Nokia’s price drop of the Lumia 900 was not a sign of weak sales, the media has it wrong
Although we cheered at Nokia dropping the price of the AT&T Lumia 900 a few days ago, many detractors in the tech media looked for a negative angle to the story, resulting in some damning headlines this past week.
What was the other tale they were spinning? That the Lumia 900 must not be doing well—after all, why would Nokia (and AT&T) cut the price “so soon” after launch? Forgetting the fact that “so soon” is exactly 3 months or we’ve seen price drops after launches before. That didn’t stop various media outlets like this example which boasts
“Finnish phone maker Nokia has been forced to cut the price of its Lumia 900 by half, just weeks after launching it”.
Forced? Just weeks? That story went over the ANI wire to a lot of news outlets. One problem though: they were wrong.
Read more after the break..
Nokia saw this too with Keith Nowak, who handles Nokia's PR, noting last weekend on Twitter:
“Questionable Lumia 900 "analysis" going on. Folks, phones that are being "cleared out" don't get new colors ranged… no carrier will add *more* skus (pink just launched today) if they are trying to "clear out" inventory. They would minimize skus.”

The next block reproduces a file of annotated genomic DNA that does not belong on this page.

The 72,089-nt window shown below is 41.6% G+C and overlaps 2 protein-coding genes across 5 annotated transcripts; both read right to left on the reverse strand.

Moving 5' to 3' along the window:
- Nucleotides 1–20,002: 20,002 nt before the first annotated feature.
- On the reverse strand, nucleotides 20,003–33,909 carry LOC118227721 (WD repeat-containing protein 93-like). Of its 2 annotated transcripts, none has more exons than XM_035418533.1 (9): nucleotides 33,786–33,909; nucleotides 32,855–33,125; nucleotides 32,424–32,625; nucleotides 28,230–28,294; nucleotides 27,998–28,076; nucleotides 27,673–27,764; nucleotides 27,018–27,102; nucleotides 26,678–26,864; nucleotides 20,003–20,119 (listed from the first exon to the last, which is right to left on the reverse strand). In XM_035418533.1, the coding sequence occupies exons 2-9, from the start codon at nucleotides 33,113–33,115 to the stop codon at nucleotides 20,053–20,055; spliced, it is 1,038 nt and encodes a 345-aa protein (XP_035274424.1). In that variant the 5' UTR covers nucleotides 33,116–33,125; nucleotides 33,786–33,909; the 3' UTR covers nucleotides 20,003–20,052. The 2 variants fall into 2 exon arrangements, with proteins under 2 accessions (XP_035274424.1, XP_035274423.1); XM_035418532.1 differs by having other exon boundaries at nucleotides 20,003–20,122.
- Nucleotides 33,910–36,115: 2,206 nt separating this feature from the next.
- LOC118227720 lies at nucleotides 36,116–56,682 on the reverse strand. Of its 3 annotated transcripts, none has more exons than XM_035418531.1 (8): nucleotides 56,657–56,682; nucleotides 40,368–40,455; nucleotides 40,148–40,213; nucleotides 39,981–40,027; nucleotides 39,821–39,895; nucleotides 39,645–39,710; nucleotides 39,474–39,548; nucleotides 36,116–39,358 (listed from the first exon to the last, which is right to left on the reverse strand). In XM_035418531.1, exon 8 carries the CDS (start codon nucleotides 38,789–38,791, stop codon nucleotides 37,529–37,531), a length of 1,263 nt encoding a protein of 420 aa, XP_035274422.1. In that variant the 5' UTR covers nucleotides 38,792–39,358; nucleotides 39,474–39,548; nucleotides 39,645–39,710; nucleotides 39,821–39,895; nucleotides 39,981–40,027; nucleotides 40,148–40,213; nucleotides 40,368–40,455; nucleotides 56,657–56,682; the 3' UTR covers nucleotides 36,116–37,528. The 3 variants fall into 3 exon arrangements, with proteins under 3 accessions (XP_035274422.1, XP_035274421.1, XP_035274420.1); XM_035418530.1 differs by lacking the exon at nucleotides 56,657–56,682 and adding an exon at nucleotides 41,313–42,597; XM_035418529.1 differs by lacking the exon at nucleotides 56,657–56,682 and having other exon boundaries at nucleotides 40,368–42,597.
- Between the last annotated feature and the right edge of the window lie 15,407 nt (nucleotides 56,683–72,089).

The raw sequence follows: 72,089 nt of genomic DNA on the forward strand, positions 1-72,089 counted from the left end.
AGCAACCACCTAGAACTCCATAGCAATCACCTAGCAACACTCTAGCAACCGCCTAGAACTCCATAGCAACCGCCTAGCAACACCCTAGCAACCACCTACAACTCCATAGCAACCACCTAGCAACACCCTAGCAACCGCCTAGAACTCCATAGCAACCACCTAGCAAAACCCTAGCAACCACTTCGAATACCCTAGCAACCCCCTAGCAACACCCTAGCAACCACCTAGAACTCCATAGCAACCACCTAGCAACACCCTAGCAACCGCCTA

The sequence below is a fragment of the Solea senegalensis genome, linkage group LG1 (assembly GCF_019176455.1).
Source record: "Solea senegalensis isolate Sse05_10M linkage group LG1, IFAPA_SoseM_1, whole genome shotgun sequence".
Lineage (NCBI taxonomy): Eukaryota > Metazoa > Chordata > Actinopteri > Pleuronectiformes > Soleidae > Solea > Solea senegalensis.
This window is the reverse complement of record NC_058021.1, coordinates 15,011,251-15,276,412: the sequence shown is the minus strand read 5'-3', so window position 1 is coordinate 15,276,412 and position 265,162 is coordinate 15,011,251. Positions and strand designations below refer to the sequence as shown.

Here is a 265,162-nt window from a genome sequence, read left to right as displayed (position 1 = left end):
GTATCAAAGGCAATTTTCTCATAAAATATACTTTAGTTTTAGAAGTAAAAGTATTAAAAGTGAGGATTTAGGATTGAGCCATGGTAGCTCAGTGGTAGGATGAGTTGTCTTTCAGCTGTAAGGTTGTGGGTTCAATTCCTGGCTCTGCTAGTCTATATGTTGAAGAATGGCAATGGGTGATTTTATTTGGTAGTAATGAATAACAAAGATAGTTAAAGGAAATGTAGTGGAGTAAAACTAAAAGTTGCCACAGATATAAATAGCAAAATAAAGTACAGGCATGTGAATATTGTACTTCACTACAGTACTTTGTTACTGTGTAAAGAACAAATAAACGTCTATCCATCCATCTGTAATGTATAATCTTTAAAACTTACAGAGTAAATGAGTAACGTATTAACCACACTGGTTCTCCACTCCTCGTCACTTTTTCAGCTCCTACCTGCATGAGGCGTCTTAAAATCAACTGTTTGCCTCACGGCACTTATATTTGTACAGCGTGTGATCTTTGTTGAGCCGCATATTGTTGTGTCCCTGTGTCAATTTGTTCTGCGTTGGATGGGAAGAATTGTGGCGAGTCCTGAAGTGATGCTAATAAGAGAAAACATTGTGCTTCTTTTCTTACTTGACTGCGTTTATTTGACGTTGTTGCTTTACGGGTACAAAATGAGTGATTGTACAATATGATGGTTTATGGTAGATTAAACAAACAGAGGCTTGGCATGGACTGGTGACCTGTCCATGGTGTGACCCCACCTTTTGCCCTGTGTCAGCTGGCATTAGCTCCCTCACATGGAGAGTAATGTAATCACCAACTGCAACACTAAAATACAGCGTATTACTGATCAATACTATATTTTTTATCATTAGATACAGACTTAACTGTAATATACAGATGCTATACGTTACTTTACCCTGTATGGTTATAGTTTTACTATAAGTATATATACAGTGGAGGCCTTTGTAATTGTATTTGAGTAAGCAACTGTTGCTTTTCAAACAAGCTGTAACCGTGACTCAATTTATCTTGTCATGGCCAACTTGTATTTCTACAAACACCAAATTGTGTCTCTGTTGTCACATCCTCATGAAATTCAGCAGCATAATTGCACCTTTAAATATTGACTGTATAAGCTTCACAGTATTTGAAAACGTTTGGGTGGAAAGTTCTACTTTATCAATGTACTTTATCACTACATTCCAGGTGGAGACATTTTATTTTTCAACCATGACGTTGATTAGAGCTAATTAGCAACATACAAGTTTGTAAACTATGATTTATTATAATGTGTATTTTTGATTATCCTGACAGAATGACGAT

Still, the damage had been done with rags like the Daily Mail piling on. As it turns out, smartphones normally drop their price after a few months with no one making much noise of the fact.
Strategy Analytics, who we mentioned earlier today, has come to the defense of the Lumia 900—literally, that’s their headline. They looked at some of comparable phone launches and used PriceTRAX to plot the price points of phones like the Nokia Lumia 900, Samsung Focus S, HTC Titan II, HTC Hero S and the Samsung Galaxy S II Skyrocket. Their conclusion?
“The charts show pricing from launch and appears to demonstrate that it is quite normal for smartphone up-front prices to decline in the first 3 months after launch.”
But that’s data, that’s facts and those things have never stood in the way of a good yarn to spin, especially when it involves picking on the new guy. Bravo, tech "journalists", bravo.
Does this mean the Lumia 900 is a hit? We just don't know but having some context written with these stories instead of treating it like an anomaly would go a long way in fairness in reporting.
Source: Strategy Analytics